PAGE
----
Tag Archives: Robert Kramer

Robert Kramer – Starting Place/Point de départ (1994)

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We are on the continent of Robert Kramer’s essay-films. What country is this, what year, what time? There are no establishing shots, no introductions to ease us in. Everything is in medias res. Kramer never gives us a superimposed title telling us we are watching ‘Vietnam’ or ‘Paris’ or ‘USA’; he never includes the identifying names of people, typewritten on screen, the first time we see them (and indeed, if we ever do learn this, it is often indirectly, by accident); he rarely introduces a radically different piece of footage into the montage with a reassuring title saying ‘ten years ago’, or a voice-off saying ‘I remember …’. Read More »

Robert Kramer – Guns (1980)

Following a series of films questioning commitment and politics in America and culminating with Milestones 1975, and a 1977 documentary on Lisbon’s Carnation Revolution, Scenes from the Class Struggle in Portugal, Robert Kramer moved to France with his family. The first film he made there was Guns, an intricate feature which echoed the paranoid films of 1970’s Hollywood. With Guns, Kramer continues his exploration of the militant psyche, while at the same time experimenting with different forms of narration. Read More »

Robert Kramer – Notre nazi AKA Our Nazi (1984)

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In 1984, the West German film director Thomas Harlan (maker of Torre Bela [1976] and author of the novel Rosa [2000]), directed Wundkanal: Execution for Four Voices, a joint French-German production about Dr S, a soldier impeached after the war for taking part in the massacre of Jews in Lithuania, and his slide towards suicide. To express his resistance to the forgetting of Nazism as war criminals aged, Harlan cast Alfred Filbert – an actual member of the SS during the War who spoke only German – as Dr S for this experimental fiction film shot in a French studio. (7) Filbert was not aware of what was to happen on set, in front of the camera, mor that the script was merely a pretext or ruse for a psychodramatic ‘happening’: Harlan, in fact, intended to interrogate and expose, ‘live’, his complicity with Nazi atrocities. Read More »

Wim Wenders – Der Stand der Dinge aka The State of Things (1982)

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Fresh from the tangled dramas of two temporarily halted film productions—including his collaboration with Coppola—Wenders used the cinematic quagmires as fodder for a film about filmmaking. Patrick Bauchau, a Wenders-like German arthouse director, is in the midst of making a black-and-white existential science-fiction feature called The Survivors in Portugal when his funding from a US studio is suddenly cut. The lull in production allows the cast and crew—which features Viva, Robert Kramer and Samuel Fuller—to ponder their relationships to the film and indulge in philosophical rambles and wandering detours, biding their time as needs, both creative and practical, float to the surface. Austerely zooming in and out of narrative focus, with an eye on both Hollywood noir and European arthouse, The State of Things meditatively and wryly captures little truths of cinema’s strange dimension. As Fuller’s cinematographer states, “Life is in color, but black and white is more realistic.” Read More »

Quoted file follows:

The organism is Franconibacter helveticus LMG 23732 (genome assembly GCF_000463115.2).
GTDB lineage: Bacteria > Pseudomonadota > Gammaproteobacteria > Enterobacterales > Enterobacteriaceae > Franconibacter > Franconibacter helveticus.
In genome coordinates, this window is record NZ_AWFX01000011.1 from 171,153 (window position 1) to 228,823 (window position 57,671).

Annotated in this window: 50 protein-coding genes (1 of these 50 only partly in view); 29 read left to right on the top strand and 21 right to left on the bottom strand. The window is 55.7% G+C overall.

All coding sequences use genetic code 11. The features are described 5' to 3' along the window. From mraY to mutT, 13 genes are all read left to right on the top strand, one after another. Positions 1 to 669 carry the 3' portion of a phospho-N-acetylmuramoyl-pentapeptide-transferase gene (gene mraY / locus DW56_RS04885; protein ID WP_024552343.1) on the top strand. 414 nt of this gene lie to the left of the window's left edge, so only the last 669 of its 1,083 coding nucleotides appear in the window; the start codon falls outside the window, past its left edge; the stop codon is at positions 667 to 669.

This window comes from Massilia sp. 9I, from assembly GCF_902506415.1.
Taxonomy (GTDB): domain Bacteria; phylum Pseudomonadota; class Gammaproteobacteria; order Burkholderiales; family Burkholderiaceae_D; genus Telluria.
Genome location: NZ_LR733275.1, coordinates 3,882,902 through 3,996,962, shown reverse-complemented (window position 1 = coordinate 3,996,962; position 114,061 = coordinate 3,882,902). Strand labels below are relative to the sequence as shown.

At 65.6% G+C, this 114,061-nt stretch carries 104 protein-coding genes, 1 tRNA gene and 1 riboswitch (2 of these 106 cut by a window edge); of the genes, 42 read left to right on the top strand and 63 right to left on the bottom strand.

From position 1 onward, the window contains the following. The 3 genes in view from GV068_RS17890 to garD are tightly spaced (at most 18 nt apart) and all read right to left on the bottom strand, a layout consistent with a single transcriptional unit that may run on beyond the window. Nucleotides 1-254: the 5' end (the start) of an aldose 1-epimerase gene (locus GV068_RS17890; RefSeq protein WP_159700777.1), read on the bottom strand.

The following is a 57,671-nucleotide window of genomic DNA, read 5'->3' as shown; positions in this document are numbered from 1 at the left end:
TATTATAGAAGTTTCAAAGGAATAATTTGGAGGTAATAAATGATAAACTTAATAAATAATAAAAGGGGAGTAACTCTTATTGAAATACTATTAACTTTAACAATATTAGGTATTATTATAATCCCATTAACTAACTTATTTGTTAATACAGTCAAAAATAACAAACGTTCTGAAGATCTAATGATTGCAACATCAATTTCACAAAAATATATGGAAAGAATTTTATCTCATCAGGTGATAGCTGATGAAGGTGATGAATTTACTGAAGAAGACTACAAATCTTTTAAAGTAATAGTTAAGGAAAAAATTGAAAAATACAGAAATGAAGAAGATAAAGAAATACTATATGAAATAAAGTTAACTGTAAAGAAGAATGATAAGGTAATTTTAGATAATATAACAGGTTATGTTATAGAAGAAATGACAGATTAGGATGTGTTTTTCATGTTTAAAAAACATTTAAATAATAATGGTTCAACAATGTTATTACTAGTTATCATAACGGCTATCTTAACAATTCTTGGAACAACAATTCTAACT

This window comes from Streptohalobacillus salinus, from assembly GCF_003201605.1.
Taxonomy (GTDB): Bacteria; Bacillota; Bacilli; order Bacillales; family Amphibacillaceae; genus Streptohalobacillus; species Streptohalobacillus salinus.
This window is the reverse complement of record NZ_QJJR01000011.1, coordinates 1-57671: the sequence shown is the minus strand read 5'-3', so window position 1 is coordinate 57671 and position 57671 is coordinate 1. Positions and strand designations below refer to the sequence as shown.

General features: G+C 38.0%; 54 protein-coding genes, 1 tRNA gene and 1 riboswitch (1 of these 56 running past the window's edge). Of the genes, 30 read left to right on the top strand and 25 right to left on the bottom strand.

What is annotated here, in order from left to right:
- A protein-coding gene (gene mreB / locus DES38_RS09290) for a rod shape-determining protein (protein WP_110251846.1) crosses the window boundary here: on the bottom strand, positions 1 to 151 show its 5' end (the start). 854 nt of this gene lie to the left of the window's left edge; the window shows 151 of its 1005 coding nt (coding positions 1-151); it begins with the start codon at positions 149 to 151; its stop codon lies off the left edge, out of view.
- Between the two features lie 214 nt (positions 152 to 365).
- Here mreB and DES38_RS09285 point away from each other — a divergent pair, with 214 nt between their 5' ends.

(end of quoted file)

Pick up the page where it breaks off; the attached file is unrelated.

Robert Kramer & Philip J. Spinelli – Scenes from the Class Struggle in Portugal (1977)

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Combining newsreel footage, still photographs, interviews, and analytical narration, this documentary focuses on the antifascist, anti-imperialist efforts of labor groups, peasants, and working-class soldiers to liberate Portugal from the control of the government of Antonio de Oliveira Salazar. Read More »

Robert Kramer – À toute allure (1982)

A couple of young skaters dream to work in Chicago but travel is too much expensive. A shady photographer want to help them…

Un couple de jeunes patineurs rêve de se produire à Chicago mais le voyage n’est pas à la portée de leur bourse. Un photographe, personnage louche, propose son aide… Read More »

John Douglas & Robert Kramer – Milestones (1975)

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This epic film represents an essential landmark within the political, intellectual and artistic entreprise of the 60’s and 70’s, following the Vietnam War. Milestones cuts back and forth between different story lines and features over fifty different characters, from Vietnam veterans to ex-convicts, parents and kids, native americans…. In 3 hours and 15 minutes, Kramer and Douglas expose the ‘tribe’ where all the alternatives of this generation are experimented. The film questions these experimentations’s success and failures, as well as the directing methods of Newsreel cinema. In 1976, Serge Toubiana wrote in Les Cahiers du Cinema: “If in Milestones one deals with new relationships between human beings and with a new way of life which also integrates the vegetal world as well as the biological world, one also deals primarly with cinema, with a new form of cinema, as if Hollywood would not exist. Kramer and Douglas don’t make Milestones against Hollywood, they shoot as if Hollywood doesn’t exist.” Read More »